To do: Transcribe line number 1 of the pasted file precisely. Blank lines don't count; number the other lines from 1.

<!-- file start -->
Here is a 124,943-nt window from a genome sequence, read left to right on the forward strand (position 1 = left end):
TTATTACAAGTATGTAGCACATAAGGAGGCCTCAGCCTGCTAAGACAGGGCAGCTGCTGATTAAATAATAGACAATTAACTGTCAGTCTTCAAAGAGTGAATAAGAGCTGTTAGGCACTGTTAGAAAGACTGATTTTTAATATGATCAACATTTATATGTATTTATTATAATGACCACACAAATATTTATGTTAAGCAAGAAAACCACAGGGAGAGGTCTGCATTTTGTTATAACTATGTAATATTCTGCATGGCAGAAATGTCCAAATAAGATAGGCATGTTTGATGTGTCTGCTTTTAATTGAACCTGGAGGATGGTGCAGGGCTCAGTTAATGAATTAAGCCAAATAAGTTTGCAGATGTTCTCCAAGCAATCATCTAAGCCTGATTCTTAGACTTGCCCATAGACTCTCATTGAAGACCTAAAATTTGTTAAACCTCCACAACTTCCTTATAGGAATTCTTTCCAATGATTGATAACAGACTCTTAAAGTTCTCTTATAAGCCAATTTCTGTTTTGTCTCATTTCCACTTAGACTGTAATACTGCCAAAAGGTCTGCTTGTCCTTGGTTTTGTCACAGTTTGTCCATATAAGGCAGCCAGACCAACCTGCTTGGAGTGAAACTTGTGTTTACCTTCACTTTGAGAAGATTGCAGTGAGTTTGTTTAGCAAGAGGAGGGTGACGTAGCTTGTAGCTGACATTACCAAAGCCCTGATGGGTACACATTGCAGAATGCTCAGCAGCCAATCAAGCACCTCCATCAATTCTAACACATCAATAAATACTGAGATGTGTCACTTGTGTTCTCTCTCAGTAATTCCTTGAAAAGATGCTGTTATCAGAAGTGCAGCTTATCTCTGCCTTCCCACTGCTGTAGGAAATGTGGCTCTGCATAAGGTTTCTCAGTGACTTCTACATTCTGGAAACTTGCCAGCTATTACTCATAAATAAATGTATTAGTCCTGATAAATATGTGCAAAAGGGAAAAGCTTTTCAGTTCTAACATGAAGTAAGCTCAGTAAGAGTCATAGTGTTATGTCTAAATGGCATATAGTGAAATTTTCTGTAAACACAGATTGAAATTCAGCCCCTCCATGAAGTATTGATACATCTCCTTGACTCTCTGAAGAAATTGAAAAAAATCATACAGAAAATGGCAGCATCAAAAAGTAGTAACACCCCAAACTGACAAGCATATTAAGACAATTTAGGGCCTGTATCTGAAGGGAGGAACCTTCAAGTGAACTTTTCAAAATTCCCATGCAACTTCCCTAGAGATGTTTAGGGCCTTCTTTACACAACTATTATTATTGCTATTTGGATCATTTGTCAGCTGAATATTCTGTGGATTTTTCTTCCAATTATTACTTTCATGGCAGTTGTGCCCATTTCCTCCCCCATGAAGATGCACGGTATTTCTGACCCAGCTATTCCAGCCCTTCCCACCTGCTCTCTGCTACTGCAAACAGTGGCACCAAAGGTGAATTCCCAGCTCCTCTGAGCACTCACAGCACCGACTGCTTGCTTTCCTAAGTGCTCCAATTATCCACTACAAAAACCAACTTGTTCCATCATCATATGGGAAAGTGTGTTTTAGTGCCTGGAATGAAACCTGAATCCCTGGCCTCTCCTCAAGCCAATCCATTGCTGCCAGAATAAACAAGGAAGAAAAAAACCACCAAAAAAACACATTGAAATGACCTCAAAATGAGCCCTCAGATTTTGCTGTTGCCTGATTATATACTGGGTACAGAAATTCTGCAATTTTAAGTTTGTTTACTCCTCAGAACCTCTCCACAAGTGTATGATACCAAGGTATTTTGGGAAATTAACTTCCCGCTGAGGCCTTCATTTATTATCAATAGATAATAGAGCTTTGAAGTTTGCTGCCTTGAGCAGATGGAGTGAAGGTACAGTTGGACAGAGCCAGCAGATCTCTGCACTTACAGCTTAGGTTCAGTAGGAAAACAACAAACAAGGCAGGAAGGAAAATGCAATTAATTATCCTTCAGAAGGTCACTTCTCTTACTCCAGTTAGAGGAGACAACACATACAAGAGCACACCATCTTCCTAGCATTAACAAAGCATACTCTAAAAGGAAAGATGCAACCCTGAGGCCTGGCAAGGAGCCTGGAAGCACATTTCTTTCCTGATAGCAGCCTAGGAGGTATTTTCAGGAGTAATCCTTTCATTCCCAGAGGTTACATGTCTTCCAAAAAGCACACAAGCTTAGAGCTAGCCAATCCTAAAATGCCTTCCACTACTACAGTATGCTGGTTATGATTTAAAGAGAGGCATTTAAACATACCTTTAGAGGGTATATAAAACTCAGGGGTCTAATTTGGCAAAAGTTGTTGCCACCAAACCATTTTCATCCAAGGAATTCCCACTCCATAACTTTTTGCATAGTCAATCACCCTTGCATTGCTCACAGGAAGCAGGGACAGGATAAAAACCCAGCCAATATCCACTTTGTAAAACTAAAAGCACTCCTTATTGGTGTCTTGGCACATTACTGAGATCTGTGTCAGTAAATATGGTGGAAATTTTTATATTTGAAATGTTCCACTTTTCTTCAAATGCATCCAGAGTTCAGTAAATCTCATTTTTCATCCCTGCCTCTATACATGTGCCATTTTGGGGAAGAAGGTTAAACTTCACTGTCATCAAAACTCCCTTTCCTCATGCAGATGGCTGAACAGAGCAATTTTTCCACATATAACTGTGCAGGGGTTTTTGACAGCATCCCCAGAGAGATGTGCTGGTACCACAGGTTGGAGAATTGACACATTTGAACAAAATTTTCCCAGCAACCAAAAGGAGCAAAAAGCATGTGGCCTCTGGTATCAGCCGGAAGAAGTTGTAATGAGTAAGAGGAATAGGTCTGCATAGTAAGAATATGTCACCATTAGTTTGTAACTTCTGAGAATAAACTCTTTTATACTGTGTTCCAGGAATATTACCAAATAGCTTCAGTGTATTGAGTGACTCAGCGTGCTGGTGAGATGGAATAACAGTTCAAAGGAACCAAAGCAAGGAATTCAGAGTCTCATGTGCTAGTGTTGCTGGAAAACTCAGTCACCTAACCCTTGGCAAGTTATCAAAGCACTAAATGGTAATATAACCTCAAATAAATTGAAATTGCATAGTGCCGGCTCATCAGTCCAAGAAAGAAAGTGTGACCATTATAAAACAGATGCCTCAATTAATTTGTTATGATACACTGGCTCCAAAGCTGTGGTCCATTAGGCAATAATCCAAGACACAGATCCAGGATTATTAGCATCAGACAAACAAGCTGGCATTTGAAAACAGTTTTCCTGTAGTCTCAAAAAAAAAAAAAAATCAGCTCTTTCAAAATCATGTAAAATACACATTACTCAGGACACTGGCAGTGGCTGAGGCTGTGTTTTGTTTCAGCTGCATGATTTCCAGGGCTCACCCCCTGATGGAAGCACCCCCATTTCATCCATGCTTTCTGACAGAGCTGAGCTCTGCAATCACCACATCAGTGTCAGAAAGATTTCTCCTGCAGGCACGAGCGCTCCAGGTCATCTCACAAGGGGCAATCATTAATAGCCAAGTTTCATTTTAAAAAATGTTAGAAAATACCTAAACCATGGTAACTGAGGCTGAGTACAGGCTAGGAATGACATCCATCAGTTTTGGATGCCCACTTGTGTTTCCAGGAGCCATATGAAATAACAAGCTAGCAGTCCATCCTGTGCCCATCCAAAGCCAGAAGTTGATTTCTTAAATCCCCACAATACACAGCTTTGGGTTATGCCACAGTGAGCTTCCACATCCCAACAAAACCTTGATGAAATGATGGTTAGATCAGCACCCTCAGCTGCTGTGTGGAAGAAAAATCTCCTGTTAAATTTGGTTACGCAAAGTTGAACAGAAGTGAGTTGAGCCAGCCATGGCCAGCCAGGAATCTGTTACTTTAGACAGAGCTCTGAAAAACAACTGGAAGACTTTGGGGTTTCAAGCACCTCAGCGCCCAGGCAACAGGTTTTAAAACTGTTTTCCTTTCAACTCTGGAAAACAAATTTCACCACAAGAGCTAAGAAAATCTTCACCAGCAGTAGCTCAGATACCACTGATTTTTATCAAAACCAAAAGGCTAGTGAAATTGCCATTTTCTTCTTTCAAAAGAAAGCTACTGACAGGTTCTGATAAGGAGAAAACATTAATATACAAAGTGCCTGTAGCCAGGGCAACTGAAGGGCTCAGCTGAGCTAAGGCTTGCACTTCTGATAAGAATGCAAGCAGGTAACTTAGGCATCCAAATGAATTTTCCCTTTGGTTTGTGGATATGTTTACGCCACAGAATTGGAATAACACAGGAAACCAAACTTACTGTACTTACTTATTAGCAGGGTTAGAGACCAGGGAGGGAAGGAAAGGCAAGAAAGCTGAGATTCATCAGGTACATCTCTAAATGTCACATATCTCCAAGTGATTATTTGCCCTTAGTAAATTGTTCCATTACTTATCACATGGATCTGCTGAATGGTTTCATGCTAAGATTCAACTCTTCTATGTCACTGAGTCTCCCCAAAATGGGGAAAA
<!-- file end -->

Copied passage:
Here is a 124,943-nt window from a genome sequence, read left to right on the forward strand (position 1 = left end):